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 Et Tu, Baylor U?

Fresh Ink
Published: 10-01-07

Baylor University has made tremendous strides in the past several years in working toward the vision of “Baylor 2012”. In the beginning of the first “Imperative” of Baylor 2012, a vision of critical thinking is stated. 

“Baylor will seek to maintain a culture that fosters a conversation about great ideas and the issues that confront humanity and how a Christian world-view interprets and affects them both.”

While Baylor has made progress towards many 2012 goals, it just took a giant leap backward on this keystone concept, which has academic freedom for students and faculty as its foundation.

Baylor has literally censored a “distinguished instructor” who has been conducting computational studies of what Darwinian evolution can and cannot accomplish.  His website was hosted on Baylor servers (as professors are permitted to use).  However, some still mysterious (and anonymous) person or persons objected to the content of his website. 

Baylor’s administration literally took one of his web pages down.  This was in direct violation of an agreement hammered out just days before that included his changing the title of the material and putting an agreed-upon disclaimer on the site stating that it represented Professor Marks’ views only and not those of all of Baylor.  Academic censorship, not based on poor scholarship or bad data—but purely and simply based on a disagreement of the conclusions.  The conclusions were not deemed to be particularly favorable to the notion that Darwin was right and no intelligence was required in the creation of the world and everything in it.

A Baylor spokesman said that taking the page down has nothing to do with content and everything to do with rules relating to Baylor’s official endorsement of ideas.  Right.  Just like shutting down Dr. William Dembski and the Michael Polanyi Research Center wasn’t about content.  Just like initially denying tenure to scholar Dr. Francis Beckwith wasn’t about his views.   (Thankfully, Dr. Beckwith later received tenure after appeal).  That Baylor would be so un-bold as to cower to those who advocate a secular society must give its supporters pause.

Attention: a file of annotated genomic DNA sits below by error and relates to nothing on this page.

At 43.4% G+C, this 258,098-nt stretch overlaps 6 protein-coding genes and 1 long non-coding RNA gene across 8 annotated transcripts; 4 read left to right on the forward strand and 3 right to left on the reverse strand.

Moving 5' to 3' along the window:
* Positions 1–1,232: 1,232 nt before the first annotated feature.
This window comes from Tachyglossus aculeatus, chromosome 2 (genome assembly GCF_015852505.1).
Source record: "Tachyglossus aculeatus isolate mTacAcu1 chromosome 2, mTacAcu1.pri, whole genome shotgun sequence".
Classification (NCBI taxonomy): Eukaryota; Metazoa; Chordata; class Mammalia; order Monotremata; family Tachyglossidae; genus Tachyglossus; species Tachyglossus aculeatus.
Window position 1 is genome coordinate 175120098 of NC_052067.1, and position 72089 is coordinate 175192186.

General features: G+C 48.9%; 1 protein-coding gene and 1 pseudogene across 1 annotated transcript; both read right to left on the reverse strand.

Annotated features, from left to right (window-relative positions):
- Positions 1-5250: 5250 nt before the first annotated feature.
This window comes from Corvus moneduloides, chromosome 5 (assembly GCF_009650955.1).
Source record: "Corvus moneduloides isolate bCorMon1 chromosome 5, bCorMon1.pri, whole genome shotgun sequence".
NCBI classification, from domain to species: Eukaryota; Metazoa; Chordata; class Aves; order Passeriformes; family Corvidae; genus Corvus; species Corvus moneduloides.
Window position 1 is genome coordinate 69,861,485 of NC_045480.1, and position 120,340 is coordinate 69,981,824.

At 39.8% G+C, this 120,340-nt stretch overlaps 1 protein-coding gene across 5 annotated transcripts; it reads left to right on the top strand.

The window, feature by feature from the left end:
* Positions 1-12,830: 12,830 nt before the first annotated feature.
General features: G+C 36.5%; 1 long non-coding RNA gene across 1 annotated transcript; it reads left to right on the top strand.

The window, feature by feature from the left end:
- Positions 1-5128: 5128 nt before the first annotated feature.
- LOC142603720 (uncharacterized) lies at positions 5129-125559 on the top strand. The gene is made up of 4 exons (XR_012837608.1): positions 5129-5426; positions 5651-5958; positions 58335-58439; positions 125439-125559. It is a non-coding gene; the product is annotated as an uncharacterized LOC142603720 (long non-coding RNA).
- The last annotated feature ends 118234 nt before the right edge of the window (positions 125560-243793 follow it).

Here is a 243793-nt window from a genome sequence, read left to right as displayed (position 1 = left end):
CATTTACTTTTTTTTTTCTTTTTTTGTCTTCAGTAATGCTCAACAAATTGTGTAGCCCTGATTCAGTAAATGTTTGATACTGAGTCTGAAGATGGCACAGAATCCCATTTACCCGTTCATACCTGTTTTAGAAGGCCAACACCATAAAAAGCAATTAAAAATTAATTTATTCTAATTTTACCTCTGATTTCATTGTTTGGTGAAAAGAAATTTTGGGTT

One would think that scholarship consistent with the beliefs of the vast majority of both Americans in general and Baptists in particular would be something Baylor would cultivate, not censor. Christians are called to be salt, not sugar. 

Is Baylor Consistent?

The geology department’s statement on evolution is instructive.  It includes numerous pages, several in direct conflict with clear teaching of most Baylor parents’ and students’ beliefs.

Authorities listed as “suggested reading” include Stephen J. Gould (the most vocal atheist in America until his death), Richard Dawkins (the most vocal living atheist on the planet who openly mocks all religion and whose “weasel” computer program is a joke compared to Professor Marks’ work), and Eugenie Scott, director of the National Center for Science Education, a so-called think-tank devoted (and partially publicly funded) to promoting evolution and discrediting non-evolutionary beliefs.  Curiously, the pages on the geology site end with the certification that:

“The information on this page was written and approved by the faculty of the Geology Department at Baylor University. “

Some “conversation”.  If the beginning of the Baylor 2012 vision is to be attained, and the Christian mission preserved, it is imperative that Baylor stand up to the pressure of the Darwinists and insist that Baylor professors and students have the academic freedom to express their views, even if in the minority.   (What new idea isn’t in the minority?)  What restrictions are next, (after censoring web sites, of course)?   Professor Marks, Baylor students and faculty, and yes, Baptists, deserve better. 

Mr. Mark Ramsey is the founder of Texans for Better Science Education. Their website is www.strengthsandweaknesses.org.



 
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